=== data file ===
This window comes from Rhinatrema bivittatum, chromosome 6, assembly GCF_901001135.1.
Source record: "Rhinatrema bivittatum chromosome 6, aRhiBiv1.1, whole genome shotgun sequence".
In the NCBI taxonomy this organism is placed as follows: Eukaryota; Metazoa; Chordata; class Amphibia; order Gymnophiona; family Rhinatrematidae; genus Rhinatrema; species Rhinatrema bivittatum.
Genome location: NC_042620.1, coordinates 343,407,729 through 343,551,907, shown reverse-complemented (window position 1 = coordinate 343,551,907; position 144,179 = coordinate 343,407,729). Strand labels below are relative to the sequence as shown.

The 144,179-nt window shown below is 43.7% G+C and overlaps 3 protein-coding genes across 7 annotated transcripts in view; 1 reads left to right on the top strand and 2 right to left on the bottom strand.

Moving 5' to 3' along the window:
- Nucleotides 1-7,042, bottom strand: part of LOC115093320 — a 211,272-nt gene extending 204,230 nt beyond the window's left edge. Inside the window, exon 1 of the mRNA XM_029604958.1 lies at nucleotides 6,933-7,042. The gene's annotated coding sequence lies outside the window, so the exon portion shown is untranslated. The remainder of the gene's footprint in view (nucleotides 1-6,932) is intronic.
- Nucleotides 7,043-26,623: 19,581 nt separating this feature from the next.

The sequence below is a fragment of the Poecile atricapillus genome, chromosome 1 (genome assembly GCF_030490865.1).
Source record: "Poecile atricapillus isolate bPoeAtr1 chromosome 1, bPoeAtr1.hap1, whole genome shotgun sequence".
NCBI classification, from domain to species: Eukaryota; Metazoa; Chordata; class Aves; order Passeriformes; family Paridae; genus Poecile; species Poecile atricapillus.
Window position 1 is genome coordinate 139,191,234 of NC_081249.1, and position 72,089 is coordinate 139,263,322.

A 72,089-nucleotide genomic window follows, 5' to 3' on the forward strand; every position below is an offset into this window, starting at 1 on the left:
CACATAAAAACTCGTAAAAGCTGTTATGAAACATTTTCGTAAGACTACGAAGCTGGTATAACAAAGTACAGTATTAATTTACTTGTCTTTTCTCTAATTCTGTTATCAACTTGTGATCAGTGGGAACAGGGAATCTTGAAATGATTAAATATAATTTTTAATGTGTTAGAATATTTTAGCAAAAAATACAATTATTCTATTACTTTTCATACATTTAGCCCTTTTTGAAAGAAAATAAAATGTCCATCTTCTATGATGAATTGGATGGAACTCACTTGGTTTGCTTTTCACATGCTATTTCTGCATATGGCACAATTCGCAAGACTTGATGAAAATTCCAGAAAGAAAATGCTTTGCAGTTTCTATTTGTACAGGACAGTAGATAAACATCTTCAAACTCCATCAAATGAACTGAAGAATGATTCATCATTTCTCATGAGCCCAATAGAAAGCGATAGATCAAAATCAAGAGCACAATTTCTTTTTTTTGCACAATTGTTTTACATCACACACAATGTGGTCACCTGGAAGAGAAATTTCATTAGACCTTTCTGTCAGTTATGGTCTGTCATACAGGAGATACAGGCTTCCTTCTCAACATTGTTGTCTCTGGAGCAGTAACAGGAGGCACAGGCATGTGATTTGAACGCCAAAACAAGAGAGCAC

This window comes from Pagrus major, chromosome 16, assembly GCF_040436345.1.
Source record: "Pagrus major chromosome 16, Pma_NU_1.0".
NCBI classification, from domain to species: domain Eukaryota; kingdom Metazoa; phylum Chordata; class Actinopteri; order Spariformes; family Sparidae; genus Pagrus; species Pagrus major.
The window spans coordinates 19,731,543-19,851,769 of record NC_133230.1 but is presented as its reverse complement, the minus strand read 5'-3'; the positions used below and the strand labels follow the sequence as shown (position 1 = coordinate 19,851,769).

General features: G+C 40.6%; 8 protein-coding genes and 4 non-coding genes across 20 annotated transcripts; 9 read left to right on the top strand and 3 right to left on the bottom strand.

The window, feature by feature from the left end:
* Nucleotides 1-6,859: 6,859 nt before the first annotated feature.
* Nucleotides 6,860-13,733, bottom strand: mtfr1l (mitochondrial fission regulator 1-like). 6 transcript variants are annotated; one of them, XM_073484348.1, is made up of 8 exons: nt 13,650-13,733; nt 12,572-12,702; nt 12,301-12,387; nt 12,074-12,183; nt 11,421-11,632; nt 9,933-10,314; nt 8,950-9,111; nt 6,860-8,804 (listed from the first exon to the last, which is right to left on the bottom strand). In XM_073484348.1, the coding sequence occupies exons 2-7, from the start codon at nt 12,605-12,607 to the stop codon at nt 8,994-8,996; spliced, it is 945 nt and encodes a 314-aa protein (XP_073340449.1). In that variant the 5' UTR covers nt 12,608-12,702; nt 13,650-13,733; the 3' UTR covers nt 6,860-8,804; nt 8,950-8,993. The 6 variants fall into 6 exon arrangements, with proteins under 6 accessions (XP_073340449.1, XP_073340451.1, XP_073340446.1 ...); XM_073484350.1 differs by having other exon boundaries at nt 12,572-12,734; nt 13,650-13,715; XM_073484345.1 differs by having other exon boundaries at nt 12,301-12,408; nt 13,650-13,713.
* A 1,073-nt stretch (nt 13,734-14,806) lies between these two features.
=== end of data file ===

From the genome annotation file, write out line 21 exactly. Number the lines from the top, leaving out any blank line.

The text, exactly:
* Nucleotides 1-6,859: 6,859 nt before the first annotated feature.